Facebook expands member options for gender identity

Wisconsin Gazette

Facebook today (Feb. 13) announced it has expanded the way users can identify gender on their profiles.

The need for the social media giant’s change is bolstered by a new report released today by the Human Rights Campaign Foundation in partnership with Gender Spectrum.

In a survey of 10,000 LGBT youth, nearly 10 percent of respondents fall into a “gender-expansive” grouping — underscoring the need for moves such as the one Facebook announced. The report further analyzes the results of a survey of LGBT-identified youth first reported in “Growing Up LGBT in America.” Of the 925 gender-expansive respondents, one-third identified as transgender and two-thirds wrote in their own terms, such as queer, gender-queer, gender fluid and non-binary.

“Over the past few years, a person’s Facebook profile truly has become their online identity, and now Facebook has taken a milestone step to allow countless people to more honestly and accurately represent themselves,” HRC president Chad Griffin said in a news release. “Facebook’s action is one that I hope others heed in supporting individuals’ multifaceted identities.”

The data also reveal that many gender-expansive youth find themselves in an environment that is not supportive of their health and well-being. Less than half of the gender-expansive youth report having an adult in their family they could turn to if they felt worried or sad.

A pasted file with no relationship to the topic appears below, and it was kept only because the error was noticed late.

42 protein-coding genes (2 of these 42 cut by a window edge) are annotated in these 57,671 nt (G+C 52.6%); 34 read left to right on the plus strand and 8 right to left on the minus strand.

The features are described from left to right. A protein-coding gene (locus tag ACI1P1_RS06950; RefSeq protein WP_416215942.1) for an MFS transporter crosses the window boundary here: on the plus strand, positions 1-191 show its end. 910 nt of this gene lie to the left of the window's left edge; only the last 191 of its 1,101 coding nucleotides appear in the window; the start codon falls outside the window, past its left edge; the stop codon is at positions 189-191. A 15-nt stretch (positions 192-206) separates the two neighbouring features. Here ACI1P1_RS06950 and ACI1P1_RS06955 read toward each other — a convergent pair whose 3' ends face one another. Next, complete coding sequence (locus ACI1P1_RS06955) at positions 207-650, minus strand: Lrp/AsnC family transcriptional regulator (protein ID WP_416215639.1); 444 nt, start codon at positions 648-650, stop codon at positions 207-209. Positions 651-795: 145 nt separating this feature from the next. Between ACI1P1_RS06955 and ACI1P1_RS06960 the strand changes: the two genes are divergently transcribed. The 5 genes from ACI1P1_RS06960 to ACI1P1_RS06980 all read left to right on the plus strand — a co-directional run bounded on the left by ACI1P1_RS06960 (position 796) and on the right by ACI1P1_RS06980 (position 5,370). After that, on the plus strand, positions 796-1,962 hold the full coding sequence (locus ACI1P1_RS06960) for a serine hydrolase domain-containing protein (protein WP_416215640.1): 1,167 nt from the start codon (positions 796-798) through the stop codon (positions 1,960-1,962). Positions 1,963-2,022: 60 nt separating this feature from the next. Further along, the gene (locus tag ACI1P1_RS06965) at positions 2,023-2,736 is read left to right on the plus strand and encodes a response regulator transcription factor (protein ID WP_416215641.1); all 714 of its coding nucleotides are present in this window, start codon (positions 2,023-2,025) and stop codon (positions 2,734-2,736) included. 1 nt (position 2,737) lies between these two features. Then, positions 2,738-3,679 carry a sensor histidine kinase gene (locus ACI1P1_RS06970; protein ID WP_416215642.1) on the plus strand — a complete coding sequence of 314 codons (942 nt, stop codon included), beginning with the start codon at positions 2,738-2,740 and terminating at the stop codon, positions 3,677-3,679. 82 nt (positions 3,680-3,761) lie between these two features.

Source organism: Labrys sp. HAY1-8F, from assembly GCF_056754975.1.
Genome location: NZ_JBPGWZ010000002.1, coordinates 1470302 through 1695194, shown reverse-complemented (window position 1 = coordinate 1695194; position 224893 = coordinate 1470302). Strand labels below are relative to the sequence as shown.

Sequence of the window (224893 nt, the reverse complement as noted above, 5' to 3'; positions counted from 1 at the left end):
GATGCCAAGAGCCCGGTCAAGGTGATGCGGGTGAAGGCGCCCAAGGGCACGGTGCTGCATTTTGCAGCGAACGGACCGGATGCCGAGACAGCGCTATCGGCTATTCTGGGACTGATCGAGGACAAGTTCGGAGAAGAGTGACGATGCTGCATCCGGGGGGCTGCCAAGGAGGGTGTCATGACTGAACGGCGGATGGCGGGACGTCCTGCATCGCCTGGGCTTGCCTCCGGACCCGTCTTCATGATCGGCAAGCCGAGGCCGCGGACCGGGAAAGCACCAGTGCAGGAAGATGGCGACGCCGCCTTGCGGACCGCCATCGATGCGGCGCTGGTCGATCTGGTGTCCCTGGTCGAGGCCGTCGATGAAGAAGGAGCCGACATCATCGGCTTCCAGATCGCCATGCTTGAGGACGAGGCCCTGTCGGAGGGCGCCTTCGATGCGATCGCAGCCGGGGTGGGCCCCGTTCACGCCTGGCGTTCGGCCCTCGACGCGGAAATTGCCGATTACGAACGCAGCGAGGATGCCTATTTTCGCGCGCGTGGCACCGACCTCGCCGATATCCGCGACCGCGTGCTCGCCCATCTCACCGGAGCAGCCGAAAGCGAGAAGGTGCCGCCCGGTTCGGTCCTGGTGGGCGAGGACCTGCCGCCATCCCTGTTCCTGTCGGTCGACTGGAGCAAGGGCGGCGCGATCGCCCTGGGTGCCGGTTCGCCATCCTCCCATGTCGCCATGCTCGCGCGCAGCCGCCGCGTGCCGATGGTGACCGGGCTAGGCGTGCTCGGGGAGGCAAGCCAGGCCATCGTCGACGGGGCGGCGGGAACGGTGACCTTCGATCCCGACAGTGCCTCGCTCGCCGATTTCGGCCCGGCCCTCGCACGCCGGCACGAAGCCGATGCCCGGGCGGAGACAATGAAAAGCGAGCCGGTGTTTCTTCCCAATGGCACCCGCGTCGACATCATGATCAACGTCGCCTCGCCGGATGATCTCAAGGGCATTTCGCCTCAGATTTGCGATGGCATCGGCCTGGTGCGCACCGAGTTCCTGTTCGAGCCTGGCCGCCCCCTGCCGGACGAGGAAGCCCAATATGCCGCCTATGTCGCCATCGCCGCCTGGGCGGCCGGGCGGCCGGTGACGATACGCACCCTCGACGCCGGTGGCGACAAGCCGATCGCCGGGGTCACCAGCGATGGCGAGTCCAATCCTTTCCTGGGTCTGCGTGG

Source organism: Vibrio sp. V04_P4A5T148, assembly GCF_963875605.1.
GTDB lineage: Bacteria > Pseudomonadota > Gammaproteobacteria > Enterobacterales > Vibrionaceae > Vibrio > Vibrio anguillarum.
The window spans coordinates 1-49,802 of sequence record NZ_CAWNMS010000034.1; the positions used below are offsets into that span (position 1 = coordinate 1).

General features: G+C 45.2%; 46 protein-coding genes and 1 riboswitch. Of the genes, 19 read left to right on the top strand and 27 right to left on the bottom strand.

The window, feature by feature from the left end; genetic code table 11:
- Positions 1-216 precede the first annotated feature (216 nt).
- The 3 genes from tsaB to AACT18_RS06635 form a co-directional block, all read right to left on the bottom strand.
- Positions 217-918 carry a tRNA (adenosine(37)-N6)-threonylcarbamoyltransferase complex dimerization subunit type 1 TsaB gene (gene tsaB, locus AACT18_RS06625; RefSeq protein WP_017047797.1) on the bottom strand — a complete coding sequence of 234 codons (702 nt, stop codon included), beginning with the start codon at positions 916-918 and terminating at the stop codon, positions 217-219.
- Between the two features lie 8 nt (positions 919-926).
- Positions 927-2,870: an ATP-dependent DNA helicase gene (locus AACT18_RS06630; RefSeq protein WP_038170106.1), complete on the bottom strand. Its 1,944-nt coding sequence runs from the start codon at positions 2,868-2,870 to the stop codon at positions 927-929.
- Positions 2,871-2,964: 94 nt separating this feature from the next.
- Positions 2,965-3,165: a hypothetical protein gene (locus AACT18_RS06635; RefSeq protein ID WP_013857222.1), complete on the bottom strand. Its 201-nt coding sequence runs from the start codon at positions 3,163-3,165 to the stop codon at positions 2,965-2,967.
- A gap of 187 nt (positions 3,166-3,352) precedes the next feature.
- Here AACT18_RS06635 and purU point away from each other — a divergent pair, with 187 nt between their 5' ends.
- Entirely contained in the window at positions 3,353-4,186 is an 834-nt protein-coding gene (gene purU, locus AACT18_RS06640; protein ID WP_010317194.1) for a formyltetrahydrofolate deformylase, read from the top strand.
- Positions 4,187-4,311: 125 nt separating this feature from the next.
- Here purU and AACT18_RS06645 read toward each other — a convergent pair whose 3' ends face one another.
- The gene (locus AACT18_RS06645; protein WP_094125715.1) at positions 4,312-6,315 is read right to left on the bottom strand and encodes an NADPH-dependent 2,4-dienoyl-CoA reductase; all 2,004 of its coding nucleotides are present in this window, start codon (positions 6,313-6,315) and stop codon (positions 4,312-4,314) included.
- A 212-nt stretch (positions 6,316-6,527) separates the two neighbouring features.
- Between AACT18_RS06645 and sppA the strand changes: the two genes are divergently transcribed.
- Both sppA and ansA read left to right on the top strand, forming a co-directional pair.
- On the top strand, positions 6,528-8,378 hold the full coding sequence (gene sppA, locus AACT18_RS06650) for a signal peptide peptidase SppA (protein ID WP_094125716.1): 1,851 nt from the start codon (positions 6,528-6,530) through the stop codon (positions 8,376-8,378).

And gender-expansive youth are much less likely to report “definitely fitting in” in their community than their peers. Only 5 percent reported “definitely fitting in,” with 30 percent reporting “definitely not fitting in.”

The report shows that only 4 percent of the gender-expansive youth reported being “very happy,” nearly seven times less than their peers. Nearly one in 10 gender-expansive youth reported being “very unhappy.”

The report also reveals:

• More than four in 10 gender-expansive youth report “frequently” or “often” being called names involving anti-gay slurs and 40 percent report being excluded by peers “frequently” or “often.”

• Nearly half of gender-expansive youth reported experimenting with alcohol and drugs, double the rate of their peers.

• More than 50 percent of gender-expansive youth reported “never participating” in the majority of activities listed in the survey. If it weren’t for after school activities, online LGBT community and school Gay Straight Alliances, gender-expansive youth would not be engaged in activities that build confidence and social skills.

“The rising tide of equality cannot leave anyone behind, and this new report shows that we’ve got to work harder than ever before to make sure that every young person is guaranteed an equal future, no matter their gender identity or expression,” said Ellen Kahn, director of the HRC Children, Youth and Families Program, and a professional social worker. “These teens have incredible honesty in the way they express themselves, and the caregivers in their lives have a lot to learn from them. It’s up to us to ensure that they have the networks of support and understanding that every child needs to thrive.”